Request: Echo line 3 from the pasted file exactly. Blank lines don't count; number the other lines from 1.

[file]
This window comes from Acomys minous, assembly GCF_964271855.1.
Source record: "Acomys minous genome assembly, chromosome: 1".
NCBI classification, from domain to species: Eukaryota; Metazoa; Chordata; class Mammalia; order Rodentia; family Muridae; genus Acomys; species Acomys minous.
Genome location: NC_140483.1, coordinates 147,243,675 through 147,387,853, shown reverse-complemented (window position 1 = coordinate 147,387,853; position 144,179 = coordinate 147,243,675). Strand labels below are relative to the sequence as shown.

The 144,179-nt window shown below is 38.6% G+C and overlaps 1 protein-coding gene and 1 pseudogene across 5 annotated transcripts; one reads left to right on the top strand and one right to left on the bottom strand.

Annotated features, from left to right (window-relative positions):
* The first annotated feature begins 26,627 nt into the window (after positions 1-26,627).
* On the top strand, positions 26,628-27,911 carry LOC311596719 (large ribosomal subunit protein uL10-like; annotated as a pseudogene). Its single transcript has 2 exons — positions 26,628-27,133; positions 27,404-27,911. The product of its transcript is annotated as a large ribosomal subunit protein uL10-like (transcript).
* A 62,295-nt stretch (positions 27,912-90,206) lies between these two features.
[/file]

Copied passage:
NCBI classification, from domain to species: Eukaryota; Metazoa; Chordata; class Mammalia; order Rodentia; family Muridae; genus Acomys; species Acomys minous.